Doffoney v. BD. OF TR. FOR BEAUMONT IND. SCHOOL D., 731 F. Supp. 781 (E.D. Tex. 1989)
December 22, 1989
BOARD OF TRUSTEES FOR BEAUMONT INDEPENDENT SCHOOL DISTRICT, et al.
United States District Court, E.D. Texas, Beaumont Division.
*782 Patrick J. Gilpin, Houston, Tex., for plaintiff.
Robert J. Hambright, Orgain, Bell & Tucker, Tanner T. Hunt, Jr., Wells, Peyton, Beard, Greenberg, Hunt & Crawford, Beaumont, Tex., for defendants.
COBB, District Judge.
Furtis Doffoney filed this action alleging that the defendant Beaumont Independent School District ("BISD"), together with various employees of BISD, discharged Doffoney for racially discriminatory reasons. Doffoney pled causes of action "under the Fifth, Thirteenth, and Fourteenth Amendments to the United States Constitution; and 42 U.S.C. Sections 1981, 1983, 1985(3), 1986, 1988 and 2000e et seq." Plaintiff Furtis Doffoney's Original Complaint ("Complaint"), para. 1. The defendants' motion for partial summary judgment on Doffoney's claims under the Thirteenth Amendment and 42 U.S.C. Sec. 1981 is now before this court.
The Thirteenth Amendment
Doffoney alleges the defendants discriminated against him because he is black, and that he was discharged because of this discrimination. Apparently Doffoney believes that a claim of racial discrimination in employment is cognizable under the Thirteenth Amendment. This theory is supported by neither logic nor the law. The Thirteenth Amendment provides:
Section 1. Neither slavery nor involuntary servitude, except as a punishment for crime whereof the party shall have been duly convicted, shall exist within the United States, or any place subject to their jurisdiction.
Section 2. Congress shall have the power to enforce this article by appropriate legislation.
Doffoney has alleged no facts indicating the defendants sought to enslave him; the facts alleged indicate entirely the opposite. The defendants discharged Doffoney; they desired neither his voluntary nor his involuntary servitude. The facts as alleged cannot possibly be in violation of the Thirteenth Amendment.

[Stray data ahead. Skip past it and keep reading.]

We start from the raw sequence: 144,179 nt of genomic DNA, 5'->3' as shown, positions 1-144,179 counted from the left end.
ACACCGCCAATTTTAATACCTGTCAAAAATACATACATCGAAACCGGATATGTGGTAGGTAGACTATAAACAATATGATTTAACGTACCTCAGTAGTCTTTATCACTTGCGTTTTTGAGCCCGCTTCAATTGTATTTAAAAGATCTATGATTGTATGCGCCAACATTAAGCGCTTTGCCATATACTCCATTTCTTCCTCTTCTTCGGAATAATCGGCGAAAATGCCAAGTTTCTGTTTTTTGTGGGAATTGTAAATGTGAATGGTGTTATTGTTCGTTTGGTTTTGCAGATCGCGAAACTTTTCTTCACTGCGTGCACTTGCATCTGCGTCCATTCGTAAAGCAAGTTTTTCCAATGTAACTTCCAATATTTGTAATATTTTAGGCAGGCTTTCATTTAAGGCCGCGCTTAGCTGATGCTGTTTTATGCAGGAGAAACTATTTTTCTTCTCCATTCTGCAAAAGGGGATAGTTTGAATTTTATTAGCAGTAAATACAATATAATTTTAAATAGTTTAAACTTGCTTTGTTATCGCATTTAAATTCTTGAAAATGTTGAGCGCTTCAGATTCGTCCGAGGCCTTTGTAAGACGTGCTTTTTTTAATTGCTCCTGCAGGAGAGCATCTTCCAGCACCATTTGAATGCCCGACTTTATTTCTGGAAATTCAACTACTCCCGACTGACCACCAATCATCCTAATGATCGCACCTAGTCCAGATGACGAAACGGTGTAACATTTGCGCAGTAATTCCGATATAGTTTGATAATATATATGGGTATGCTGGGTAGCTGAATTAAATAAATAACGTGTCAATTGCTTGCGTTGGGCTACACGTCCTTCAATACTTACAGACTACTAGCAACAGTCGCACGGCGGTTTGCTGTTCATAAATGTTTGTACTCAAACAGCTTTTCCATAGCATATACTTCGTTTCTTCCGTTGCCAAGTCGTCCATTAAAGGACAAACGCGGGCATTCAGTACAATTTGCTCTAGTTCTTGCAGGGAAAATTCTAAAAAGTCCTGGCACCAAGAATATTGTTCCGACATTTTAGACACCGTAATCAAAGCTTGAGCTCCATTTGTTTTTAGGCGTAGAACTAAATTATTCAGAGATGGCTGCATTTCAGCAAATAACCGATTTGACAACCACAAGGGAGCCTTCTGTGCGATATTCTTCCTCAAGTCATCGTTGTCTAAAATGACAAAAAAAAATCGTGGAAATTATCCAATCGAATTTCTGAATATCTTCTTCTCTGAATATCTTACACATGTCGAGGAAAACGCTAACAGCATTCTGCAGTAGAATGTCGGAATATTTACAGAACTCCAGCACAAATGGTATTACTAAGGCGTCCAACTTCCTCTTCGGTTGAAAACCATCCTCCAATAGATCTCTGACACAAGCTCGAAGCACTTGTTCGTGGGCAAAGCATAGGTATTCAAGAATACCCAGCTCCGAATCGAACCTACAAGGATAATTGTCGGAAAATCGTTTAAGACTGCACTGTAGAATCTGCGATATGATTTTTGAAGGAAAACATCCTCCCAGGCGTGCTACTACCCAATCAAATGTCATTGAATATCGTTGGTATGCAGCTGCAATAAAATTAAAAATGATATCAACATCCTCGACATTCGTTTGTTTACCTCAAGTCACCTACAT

Further, the law is clear that the Thirteenth Amendment does not establish an independent cause of action for employment discrimination. Laird v. Texas Commerce Bank Odessa, 707 F. Supp. 938 (W.D.Tex.1988); Davidson v. Yeshiva University, 555 F. Supp. 75 (S.D.N.Y.1982); James v. Family Mart, 496 F. Supp. 891 (M.D.Ala.1980); Lopez v. Sears, Roebuck and Co., 493 F. Supp. 801 (D.Md.1980); Walton v. Utility Products, Inc., 424 F. Supp. 1145 (N.D.Miss.1976). Doffoney has cited no cases holding that such a cause of action exists.
Since the Thirteenth Amendment establishes no independent cause of action for employment discrimination based on race, the defendants' motion for summary judgment as to that claim is granted.
42 U.S.C. Sec. 1981
The defendants have also sought summary judgment on Doffoney's 42 U.S.C. Sec. 1981 ("1981") claim. Both the defendants and Doffoney rely on the Supreme Court's recent decision in Patterson v. McLean Credit Union, ___ U.S. ___, 109 S. Ct. 2363, 105 L. Ed. 2d 132 (1989). This court is now called upon to interpret how Patterson's broad statement of the law of 1981 applies to Doffoney's discharge.
It is clear from Patterson that 1981 as an independent remedy for racial discrimination in employment is restricted to situations involving the making or enforcing of employment contracts. Patterson, 109 S. Ct. at 2372. It is equally clear to this court that Doffoney was not prevented from making an employment contract with BISD in violation of 1981.